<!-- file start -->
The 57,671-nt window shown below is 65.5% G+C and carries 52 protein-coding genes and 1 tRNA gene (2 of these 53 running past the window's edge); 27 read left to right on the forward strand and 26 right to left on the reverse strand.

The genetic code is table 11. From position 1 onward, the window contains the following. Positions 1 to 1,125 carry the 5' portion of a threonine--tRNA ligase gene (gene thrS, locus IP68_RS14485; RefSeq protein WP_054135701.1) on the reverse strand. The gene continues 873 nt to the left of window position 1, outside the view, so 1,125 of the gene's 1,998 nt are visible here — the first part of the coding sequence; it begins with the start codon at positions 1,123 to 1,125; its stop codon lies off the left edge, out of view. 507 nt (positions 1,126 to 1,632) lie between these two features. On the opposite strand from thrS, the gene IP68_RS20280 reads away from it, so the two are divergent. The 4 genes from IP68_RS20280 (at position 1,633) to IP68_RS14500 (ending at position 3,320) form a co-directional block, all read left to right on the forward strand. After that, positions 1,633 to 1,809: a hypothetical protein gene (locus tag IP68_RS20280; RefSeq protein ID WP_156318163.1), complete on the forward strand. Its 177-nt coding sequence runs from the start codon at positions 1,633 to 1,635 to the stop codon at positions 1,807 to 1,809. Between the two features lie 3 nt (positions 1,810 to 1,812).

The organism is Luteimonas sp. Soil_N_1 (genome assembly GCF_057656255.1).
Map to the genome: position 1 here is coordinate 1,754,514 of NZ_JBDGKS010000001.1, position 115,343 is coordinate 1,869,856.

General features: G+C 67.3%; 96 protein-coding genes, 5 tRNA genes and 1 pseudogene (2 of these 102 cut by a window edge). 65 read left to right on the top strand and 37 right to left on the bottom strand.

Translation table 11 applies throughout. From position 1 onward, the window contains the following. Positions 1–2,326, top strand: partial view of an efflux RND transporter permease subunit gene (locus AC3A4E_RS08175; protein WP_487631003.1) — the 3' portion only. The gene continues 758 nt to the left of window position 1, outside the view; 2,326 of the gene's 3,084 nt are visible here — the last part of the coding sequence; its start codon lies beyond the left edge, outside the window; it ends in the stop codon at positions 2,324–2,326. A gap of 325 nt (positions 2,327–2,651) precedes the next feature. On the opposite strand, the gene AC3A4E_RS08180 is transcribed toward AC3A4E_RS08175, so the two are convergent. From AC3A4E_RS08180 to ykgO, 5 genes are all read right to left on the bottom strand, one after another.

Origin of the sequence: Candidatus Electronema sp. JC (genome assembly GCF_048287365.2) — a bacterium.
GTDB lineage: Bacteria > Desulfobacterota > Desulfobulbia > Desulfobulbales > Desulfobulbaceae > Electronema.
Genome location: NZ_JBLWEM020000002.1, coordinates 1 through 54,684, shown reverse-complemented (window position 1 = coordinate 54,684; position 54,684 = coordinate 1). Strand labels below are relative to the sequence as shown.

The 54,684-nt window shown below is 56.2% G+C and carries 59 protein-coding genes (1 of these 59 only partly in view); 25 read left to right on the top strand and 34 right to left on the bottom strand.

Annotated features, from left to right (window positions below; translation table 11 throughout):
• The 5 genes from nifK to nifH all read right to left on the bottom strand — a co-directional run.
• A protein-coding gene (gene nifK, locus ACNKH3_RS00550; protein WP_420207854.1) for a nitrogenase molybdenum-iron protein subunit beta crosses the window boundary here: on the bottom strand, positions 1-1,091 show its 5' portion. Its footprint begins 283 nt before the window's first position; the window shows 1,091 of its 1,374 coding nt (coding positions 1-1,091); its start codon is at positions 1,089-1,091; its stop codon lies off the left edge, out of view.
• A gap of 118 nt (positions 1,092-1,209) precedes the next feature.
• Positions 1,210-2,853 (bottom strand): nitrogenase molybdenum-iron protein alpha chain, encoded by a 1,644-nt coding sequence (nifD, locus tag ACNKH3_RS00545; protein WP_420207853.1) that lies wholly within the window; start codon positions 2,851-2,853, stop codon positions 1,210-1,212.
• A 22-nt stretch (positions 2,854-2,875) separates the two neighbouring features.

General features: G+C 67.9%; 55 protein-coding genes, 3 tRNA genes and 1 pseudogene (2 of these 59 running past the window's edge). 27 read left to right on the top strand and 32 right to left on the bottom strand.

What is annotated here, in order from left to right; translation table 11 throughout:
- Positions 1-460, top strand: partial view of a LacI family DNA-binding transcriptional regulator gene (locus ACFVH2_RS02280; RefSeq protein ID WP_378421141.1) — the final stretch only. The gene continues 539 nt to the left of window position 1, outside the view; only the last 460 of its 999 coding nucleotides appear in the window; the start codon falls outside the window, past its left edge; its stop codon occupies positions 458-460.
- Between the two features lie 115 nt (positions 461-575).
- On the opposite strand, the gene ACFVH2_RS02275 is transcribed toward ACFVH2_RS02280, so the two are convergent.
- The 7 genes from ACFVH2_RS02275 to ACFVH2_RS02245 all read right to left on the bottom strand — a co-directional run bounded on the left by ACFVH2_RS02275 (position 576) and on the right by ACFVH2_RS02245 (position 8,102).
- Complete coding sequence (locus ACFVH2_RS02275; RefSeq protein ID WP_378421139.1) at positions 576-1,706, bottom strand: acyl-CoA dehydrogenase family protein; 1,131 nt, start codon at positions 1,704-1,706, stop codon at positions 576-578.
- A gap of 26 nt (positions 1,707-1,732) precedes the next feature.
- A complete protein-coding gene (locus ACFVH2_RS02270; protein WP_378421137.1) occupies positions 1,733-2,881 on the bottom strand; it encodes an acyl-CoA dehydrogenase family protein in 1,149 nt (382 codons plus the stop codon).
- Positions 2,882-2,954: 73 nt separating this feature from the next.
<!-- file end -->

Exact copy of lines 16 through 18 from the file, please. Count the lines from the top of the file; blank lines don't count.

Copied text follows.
• A 22-nt stretch (positions 2,854-2,875) separates the two neighbouring features.

General features: G+C 67.9%; 55 protein-coding genes, 3 tRNA genes and 1 pseudogene (2 of these 59 running past the window's edge). 27 read left to right on the top strand and 32 right to left on the bottom strand.

What is annotated here, in order from left to right; translation table 11 throughout: